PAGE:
sprinklers

Summertime Mowing Tips

Summertime is here and it is time to make sure that your lawn and lawn equiptment is not neglected. It is very common for people to apply that first fertilizer application, set the sprinkler timers for spring conditions, and then think that the lawn will be just fine the rest of the season. But just as the weather changes and gets hotter, your lawn's demand will also change for what it needs to keep the lush green that it had in the spring. Below are some tips that I would recommend to consider to keep your lawn and lawn equiptment in tip top shape for the rest of the season.  

 

 

1.) Check your Sprinklers:

It is very common for sprinkler heads to mysteriously rotate their direction and start watering the pavement instead of the lawn. This could be due to a mower knocking the sprinkler head, edger clipping the side of it, or even just a loose sprinkler head twisting on its own. Since most sprinkler settings are for early morning it is hard to visually see if all the sprinkler heads are still spraying in the correct direction. To check the system, manually activate the timer and double check that every sprinkler head is running correctly. This might involve manually replacing a broken sprinkler head (approximately $3-$15 per head), or just using a small flat head screw driver and some elbow grease to return the sprinkler to the correct position.

2.) Increase watering times:

If you are starting to see the lawn lighten up in color your lawn might need more water. Double check your watering times from what was originally set for the spring and either add another watering time or extend the current watering times a few more minutes. In the summer it is better to have a deep watering cycle so the roots of the grass extend deep into the soil instead of depending on short shallow watering application. This will help the turf in times of drought, but don't over water to the point where severe runoff is occurring.

3.) Fertilize:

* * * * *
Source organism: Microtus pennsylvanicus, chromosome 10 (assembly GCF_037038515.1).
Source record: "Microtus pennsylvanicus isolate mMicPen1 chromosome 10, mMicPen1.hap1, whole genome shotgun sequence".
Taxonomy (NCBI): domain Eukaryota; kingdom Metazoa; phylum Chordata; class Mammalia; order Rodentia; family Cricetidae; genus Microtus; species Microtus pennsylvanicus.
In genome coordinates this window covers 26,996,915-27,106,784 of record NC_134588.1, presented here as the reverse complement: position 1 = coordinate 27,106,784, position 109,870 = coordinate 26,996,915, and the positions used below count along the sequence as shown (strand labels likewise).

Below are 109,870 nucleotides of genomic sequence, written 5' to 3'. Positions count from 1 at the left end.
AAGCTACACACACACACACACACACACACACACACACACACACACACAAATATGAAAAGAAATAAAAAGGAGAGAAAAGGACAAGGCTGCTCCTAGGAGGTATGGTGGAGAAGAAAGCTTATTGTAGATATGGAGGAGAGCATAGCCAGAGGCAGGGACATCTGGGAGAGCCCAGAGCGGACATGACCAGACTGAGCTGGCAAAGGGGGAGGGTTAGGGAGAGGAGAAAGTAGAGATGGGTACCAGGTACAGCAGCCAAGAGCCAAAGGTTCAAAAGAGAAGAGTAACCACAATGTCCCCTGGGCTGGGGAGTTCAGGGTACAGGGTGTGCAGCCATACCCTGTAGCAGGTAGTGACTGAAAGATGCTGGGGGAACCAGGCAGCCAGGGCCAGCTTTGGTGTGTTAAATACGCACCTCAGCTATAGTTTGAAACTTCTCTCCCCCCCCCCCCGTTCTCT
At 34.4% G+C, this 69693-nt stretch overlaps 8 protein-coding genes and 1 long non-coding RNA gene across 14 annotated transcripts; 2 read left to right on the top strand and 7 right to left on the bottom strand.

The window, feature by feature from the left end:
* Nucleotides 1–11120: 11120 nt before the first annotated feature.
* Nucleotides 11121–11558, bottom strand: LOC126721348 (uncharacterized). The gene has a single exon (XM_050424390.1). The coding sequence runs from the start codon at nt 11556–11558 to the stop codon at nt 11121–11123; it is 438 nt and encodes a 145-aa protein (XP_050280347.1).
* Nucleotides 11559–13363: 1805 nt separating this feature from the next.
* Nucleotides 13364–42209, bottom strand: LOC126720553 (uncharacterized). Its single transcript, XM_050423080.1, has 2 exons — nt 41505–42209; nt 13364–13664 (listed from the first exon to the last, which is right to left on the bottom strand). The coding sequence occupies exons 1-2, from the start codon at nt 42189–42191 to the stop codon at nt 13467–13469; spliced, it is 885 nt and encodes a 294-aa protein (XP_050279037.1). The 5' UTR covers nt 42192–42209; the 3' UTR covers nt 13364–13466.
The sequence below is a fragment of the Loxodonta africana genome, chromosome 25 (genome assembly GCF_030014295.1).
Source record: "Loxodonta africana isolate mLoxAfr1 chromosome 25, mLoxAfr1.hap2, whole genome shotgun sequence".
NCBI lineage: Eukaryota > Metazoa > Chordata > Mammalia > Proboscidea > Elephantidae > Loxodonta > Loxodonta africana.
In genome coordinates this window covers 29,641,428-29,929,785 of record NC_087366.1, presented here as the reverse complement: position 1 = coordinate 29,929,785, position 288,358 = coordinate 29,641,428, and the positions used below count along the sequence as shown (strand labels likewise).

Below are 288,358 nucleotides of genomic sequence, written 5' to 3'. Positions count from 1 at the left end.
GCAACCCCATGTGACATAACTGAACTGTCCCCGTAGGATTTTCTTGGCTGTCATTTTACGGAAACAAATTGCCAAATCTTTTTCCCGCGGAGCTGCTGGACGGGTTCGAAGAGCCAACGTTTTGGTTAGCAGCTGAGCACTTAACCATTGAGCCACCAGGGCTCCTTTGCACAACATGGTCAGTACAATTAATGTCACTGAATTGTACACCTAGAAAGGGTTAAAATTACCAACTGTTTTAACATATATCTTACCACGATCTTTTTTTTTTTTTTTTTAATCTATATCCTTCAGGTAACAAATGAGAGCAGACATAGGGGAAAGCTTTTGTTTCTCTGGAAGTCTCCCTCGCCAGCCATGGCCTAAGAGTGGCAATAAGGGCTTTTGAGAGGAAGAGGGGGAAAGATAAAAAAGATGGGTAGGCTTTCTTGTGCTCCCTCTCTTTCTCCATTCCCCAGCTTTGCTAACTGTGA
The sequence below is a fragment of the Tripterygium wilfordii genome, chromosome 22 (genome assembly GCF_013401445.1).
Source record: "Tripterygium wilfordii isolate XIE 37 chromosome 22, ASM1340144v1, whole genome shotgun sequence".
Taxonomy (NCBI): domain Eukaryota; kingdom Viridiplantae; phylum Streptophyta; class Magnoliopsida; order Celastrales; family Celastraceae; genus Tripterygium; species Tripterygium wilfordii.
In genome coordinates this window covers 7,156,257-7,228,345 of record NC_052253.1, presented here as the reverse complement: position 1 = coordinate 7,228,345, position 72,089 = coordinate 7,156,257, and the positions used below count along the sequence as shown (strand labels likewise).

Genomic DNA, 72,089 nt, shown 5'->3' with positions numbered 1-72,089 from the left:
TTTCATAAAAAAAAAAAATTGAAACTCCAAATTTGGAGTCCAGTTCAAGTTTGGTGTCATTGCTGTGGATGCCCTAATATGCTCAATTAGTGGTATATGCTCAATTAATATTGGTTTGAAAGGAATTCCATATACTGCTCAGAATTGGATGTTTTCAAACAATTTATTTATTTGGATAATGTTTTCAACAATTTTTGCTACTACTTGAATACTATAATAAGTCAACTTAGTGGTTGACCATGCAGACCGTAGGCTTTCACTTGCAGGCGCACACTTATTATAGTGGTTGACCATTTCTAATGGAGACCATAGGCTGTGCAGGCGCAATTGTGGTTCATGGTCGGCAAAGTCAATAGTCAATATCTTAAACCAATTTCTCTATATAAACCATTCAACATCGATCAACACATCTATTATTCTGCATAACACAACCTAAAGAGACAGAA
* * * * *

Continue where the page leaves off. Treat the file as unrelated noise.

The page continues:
This is a good time to apply a second round of fertilizer to your lawn. Most spring application (quick release fertilizer) will last between 4-6 weeks. It is recommended to apply a slower release fertilizer that will last for approximately 8-10 weeks. Ask your local fertilizer dealer for details about the benefits between quick release and slow release fertilizers to see what works best for your lawn.

4.) Increase mower height:

While most lawns can handle a shorter cut during the spring, the increased heat and periods of drought will cause extra stress on your lawn during the summer. Think of possibly increasing your mower height just one or two "notches" (approximately 1/4" to 1/2") higher than what the lawn was previously being mowed at.

5.) Check your equiptment:

This is a good time to see if you lawn mower and other equiptment needs any maintenance done on it. Check the oil level, sharpness of the mower blade, air filters, spark plugs, and edgers blades to see if anything needs to be replaced or maintained to help the life expectancy of your equiptment. This can either be done on your own with the help of an operation manual or by a local small engines shop for a rather minimal cost.

 

 

How to Save Money on Your Lawn When it Rains.

This memorial day weekend has reminded us that it actually does rain in the high desert. We have seen two straight days of rain, and, depending on your area, according to the National Weather Service you have probably accumulated somewhere between .30 and .50 inches of rain. We do not get that much rain during the summer in Northern Nevada, so we should use what God has provided us wisely and not waste water. This will inevitably save money. The cool season grasses that we have in Reno normally require between 1" and 1.5" of water per week to maintain health. It is very hard to pin point the exact amount of water that comes out of an irrigation system, but a rough average I have found is somewhere between 4 and 12 gallons per minute. This completely depends on the size of your piping, sprinkler heads per zone, number of zones, and types of nozzles you use, but for most residential homes we can give this ballpark estimate. If you actually want to calculate how much your irrigation system uses, this LINK can help you determine that amount.

So How Do You Save Water and Money?

First things first. For those of you that do not want to calculate it out, just check with the National Weather Service to see how much rain your region accumulated, and, if it is around .5", then it is probably safe to assume that you can change your irrigation timer from "AUTO" to "RAIN DELAY" or "OFF" for your next assigned watering day. Just don't forget to turn it back on later in the week! For my home with 4 zones I water for 10 minutes each zone, 3 times per watering day, and an average of 8 gallons per minute is used. This comes out to be 960 gallons of water saved just by shutting my irrigation system down for one day.

More Advanced Ways to Save Water and Money:

For anyone who is looking at a more permanent way to save money and water throughout the season, you can install a RAIN SENSOR that works with most irrigation timers. Instead of assuming how much water your lawn needs, this system will determine the amount of moisture in your lawn and will activate the sprinklers when watering is appropriate. The upfront cost of this might be a little hard to swallow, but I have had customers that have saved up to 30% on their water bill over the season, which means the Rain Sensor will eventually pay for itself overtime.